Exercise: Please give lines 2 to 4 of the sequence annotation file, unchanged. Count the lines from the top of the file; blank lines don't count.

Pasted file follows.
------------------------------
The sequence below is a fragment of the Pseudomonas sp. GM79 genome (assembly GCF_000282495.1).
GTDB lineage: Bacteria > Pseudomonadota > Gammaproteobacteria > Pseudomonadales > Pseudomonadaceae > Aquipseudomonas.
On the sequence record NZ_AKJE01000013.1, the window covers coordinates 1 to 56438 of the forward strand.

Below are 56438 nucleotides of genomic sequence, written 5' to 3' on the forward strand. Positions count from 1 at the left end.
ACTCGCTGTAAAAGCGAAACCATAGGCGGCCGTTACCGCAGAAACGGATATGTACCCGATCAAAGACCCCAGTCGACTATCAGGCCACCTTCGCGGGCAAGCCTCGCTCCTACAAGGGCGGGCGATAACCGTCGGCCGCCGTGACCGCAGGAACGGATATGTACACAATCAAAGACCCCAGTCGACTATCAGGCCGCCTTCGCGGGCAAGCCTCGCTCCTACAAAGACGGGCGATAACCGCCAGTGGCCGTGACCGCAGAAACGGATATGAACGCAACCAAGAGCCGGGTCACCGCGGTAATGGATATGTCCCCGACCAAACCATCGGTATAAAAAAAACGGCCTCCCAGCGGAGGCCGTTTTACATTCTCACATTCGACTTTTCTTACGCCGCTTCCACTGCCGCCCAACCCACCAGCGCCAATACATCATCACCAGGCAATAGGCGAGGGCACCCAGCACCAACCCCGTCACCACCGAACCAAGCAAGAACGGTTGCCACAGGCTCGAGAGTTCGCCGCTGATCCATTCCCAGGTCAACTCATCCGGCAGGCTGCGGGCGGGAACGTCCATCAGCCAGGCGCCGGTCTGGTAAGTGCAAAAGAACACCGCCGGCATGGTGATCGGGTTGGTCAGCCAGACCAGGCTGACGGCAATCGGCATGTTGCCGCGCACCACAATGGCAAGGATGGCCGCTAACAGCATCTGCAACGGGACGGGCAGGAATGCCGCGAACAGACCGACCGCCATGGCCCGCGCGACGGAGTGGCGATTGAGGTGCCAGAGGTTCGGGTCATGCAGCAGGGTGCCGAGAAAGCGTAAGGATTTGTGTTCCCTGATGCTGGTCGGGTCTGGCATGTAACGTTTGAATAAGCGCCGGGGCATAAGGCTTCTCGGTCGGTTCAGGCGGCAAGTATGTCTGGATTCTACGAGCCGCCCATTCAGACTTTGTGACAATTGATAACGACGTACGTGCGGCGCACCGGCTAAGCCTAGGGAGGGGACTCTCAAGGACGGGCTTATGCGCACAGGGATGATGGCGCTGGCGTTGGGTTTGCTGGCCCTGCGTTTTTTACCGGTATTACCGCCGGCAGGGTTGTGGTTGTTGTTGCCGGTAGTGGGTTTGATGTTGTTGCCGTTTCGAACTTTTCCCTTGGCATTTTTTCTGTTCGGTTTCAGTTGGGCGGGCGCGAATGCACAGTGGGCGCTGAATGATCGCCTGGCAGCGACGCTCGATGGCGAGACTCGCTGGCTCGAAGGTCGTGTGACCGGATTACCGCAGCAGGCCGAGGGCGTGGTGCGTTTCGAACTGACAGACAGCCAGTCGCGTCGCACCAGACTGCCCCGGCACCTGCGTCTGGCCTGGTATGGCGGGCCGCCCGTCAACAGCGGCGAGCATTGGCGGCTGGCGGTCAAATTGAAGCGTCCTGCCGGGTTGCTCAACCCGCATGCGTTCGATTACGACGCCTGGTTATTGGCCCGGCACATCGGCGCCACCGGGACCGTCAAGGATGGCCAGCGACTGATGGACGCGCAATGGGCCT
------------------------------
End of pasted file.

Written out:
GTDB lineage: Bacteria > Pseudomonadota > Gammaproteobacteria > Pseudomonadales > Pseudomonadaceae > Aquipseudomonas.
On the sequence record NZ_AKJE01000013.1, the window covers coordinates 1 to 56438 of the forward strand.

Below are 56438 nucleotides of genomic sequence, written 5' to 3' on the forward strand. Positions count from 1 at the left end.